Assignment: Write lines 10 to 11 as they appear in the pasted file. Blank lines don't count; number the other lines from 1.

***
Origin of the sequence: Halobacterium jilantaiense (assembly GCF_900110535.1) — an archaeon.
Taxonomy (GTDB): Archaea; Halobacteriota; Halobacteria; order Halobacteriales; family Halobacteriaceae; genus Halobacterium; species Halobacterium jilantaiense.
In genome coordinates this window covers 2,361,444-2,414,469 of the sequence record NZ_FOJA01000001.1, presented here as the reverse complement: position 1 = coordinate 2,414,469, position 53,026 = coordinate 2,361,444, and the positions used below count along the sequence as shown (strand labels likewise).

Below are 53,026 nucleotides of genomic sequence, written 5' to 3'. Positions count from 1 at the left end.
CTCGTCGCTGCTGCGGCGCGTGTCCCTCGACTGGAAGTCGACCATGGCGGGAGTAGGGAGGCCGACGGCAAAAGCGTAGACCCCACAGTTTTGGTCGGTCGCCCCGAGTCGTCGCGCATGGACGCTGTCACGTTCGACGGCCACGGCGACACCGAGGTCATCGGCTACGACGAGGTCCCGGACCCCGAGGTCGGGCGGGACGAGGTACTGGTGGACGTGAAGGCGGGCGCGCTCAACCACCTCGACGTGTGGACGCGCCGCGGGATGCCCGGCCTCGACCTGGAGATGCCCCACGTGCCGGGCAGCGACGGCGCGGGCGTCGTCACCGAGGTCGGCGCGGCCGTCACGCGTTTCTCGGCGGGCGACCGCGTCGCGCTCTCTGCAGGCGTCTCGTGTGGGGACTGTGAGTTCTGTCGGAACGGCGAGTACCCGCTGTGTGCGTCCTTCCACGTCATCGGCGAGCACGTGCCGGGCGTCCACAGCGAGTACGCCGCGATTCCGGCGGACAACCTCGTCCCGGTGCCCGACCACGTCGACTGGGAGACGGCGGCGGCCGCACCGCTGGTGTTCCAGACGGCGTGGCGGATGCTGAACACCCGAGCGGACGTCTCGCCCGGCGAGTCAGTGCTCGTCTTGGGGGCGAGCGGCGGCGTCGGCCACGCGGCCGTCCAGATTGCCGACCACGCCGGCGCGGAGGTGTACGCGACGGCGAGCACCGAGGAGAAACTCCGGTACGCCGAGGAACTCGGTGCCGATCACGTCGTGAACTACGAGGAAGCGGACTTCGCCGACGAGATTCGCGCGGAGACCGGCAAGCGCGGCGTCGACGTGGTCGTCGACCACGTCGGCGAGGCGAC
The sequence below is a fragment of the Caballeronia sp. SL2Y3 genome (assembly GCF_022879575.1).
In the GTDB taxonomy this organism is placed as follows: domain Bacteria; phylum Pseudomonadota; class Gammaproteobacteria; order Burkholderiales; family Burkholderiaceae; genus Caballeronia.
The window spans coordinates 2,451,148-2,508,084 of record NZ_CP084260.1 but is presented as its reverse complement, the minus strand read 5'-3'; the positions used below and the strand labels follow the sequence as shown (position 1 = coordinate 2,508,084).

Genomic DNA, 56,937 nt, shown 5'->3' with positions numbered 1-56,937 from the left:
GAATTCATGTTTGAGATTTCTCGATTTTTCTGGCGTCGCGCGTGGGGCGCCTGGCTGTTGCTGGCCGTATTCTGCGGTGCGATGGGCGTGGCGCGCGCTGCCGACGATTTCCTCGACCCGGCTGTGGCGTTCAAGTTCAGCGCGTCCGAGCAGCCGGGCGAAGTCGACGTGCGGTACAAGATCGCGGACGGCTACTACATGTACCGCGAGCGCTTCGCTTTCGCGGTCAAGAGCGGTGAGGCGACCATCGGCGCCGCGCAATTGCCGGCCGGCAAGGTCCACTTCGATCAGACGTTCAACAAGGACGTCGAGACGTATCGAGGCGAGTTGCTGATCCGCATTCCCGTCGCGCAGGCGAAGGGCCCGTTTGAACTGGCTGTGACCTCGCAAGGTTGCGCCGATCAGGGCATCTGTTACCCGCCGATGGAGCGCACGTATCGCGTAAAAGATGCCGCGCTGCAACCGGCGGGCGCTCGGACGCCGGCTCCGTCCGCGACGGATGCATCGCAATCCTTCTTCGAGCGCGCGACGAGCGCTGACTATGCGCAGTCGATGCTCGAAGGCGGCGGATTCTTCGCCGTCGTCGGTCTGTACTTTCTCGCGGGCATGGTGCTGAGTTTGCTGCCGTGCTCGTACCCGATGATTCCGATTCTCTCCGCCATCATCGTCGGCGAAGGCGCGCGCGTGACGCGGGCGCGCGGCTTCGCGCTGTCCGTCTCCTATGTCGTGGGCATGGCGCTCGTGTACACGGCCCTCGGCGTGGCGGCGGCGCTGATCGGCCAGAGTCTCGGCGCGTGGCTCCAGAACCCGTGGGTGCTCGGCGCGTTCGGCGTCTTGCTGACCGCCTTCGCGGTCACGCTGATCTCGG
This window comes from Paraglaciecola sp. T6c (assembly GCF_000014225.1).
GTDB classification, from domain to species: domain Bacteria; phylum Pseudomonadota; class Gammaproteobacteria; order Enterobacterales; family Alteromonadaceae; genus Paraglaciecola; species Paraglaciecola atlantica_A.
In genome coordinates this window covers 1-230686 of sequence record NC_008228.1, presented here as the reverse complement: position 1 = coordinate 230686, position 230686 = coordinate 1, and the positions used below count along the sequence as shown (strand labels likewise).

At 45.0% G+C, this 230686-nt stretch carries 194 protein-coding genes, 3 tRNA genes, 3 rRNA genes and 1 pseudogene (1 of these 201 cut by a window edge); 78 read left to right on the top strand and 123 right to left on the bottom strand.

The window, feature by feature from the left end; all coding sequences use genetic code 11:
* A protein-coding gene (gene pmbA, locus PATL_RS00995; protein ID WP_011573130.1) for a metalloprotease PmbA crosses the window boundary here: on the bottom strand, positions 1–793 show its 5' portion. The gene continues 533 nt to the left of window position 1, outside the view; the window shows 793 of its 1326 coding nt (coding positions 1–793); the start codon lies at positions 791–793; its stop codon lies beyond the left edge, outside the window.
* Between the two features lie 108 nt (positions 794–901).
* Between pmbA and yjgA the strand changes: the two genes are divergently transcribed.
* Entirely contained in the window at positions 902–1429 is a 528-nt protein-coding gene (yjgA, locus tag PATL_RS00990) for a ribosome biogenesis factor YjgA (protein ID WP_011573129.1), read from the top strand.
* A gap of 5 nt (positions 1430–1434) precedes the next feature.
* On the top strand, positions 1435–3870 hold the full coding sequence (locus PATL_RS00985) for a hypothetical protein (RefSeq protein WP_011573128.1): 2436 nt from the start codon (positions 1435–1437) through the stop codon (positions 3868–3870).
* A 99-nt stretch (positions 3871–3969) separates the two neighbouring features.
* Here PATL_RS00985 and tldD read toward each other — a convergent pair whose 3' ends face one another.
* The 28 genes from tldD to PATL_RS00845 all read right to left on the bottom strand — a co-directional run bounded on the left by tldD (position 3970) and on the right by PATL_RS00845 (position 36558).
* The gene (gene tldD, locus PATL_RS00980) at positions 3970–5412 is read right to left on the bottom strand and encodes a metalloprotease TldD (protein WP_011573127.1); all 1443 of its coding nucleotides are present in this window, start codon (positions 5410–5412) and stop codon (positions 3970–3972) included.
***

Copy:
GAATTCATGTTTGAGATTTCTCGATTTTTCTGGCGTCGCGCGTGGGGCGCCTGGCTGTTGCTGGCCGTATTCTGCGGTGCGATGGGCGTGGCGCGCGCTGCCGACGATTTCCTCGACCCGGCTGTGGCGTTCAAGTTCAGCGCGTCCGAGCAGCCGGGCGAAGTCGACGTGCGGTACAAGATCGCGGACGGCTACTACATGTACCGCGAGCGCTTCGCTTTCGCGGTCAAGAGCGGTGAGGCGACCATCGGCGCCGCGCAATTGCCGGCCGGCAAGGTCCACTTCGATCAGACGTTCAACAAGGACGTCGAGACGTATCGAGGCGAGTTGCTGATCCGCATTCCCGTCGCGCAGGCGAAGGGCCCGTTTGAACTGGCTGTGACCTCGCAAGGTTGCGCCGATCAGGGCATCTGTTACCCGCCGATGGAGCGCACGTATCGCGTAAAAGATGCCGCGCTGCAACCGGCGGGCGCTCGGACGCCGGCTCCGTCCGCGACGGATGCATCGCAATCCTTCTTCGAGCGCGCGACGAGCGCTGACTATGCGCAGTCGATGCTCGAAGGCGGCGGATTCTTCGCCGTCGTCGGTCTGTACTTTCTCGCGGGCATGGTGCTGAGTTTGCTGCCGTGCTCGTACCCGATGATTCCGATTCTCTCCGCCATCATCGTCGGCGAAGGCGCGCGCGTGACGCGGGCGCGCGGCTTCGCGCTGTCCGTCTCCTATGTCGTGGGCATGGCGCTCGTGTACACGGCCCTCGGCGTGGCGGCGGCGCTGATCGGCCAGAGTCTCGGCGCGTGGCTCCAGAACCCGTGGGTGCTCGGCGCGTTCGGCGTCTTGCTGACCGCCTTCGCGGTCACGCTGATCTCGG
This window comes from Paraglaciecola sp. T6c (assembly GCF_000014225.1).